A hernia occurs when a portion of an internal organ protrudes through a weak spot in your muscle, stomach wall or tissue. If the protrusion is small, you may not feel the lump at all or experience any symptoms. Larger protrusions are noticeable and may cause one or more symptoms.
Since a hernia won’t heal on its own, surgery may be the only way to repair the hernia. There are two types of hernias that make up 70-80% of all cases: inguinal and femoral hernias.
In men, the inguinal canal holds the spermatic cord and blood vessels that lead down to the testicles. An inguinal hernia occurs when fatty tissue or part of the intestines protrudes into the groin area at the top of the inner thigh. The inguinal canal in women contains the round ligament that supports the womb. This is the most common type of hernia and affects more men than women.
Inguinal hernias can be caused by one of many factors, including:
- Being male
- Prior inguinal hernia
- Chronic constipation
The other common type is a femoral hernia, which occurs when a portion of the intestine protrudes into a weakened area of the abdominal wall into the femoral canal, located right below the inguinal canal at the top of the inner thigh. This type of hernia affects older women more than men and is less common. However, if the hernia restricts blood flow to the intestines, it is called a strangulated hernia and requires immediate surgery.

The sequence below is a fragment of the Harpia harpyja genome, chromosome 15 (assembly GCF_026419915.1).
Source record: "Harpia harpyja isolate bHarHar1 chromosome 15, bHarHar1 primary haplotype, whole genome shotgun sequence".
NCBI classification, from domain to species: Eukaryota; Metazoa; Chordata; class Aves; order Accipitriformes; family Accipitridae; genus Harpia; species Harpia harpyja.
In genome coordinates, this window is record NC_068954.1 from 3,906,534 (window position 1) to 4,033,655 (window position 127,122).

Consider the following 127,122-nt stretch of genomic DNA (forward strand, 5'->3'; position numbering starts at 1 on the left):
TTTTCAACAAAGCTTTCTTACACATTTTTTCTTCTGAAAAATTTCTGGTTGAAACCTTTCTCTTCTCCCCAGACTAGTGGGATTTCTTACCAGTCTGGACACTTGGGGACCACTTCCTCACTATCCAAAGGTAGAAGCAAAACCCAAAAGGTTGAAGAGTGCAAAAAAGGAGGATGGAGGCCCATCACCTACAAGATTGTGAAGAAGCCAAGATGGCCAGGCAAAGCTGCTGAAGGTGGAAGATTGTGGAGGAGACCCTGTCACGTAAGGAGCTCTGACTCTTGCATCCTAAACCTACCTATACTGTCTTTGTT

Weakened muscle walls can be caused by heredity or by excessive straining that happens during:
- Chronic constipation
- Heavy lifting
- Being overweight
- Chronic coughing
- Difficult urination due to enlarged prostate
If your femoral hernia is small to medium size, you may not even see the bulge or feel any symptoms. Femoral hernias are often located close to the hip, so it may be confused with hip pain.
Surgery is the recommended treatment
With both kinds of hernias, if you experience any of the following severe symptoms, call 911 immediately. You may need emergency surgery:
- Severe stomach pain
- Sudden groin pain
There are two types of surgery that can repair your hernia. Your doctor will determine when surgery will be needed
During open hernia surgery, the surgeon will make an incision near the location of the hernia. Once visible, the protruding tissue will be pushed back into place and the opening in the weakened muscle wall will be closed with sutures. In some instances, the surgeon may also apply a type of medical mesh to provide extra support to the sutures that the wound.
Laparoscopic hernia surgery is slightly different because the surgeon will only make a very small incision in the skin, just large enough to insert surgical tools to complete the same procedure described above. The surgeon may also use a robotic device for the surgery and will control the device from a console in the operating room.
After surgery, you will likely be given instructions on what diet to follow during the recovery period, how to care for the wound site, and how to avoid physical strain. Hernias can return even if the first surgery is successful, so follow the post-operative instructions. If possible, stop smoking and lose weight, as both are major risk factors for recurring hernias.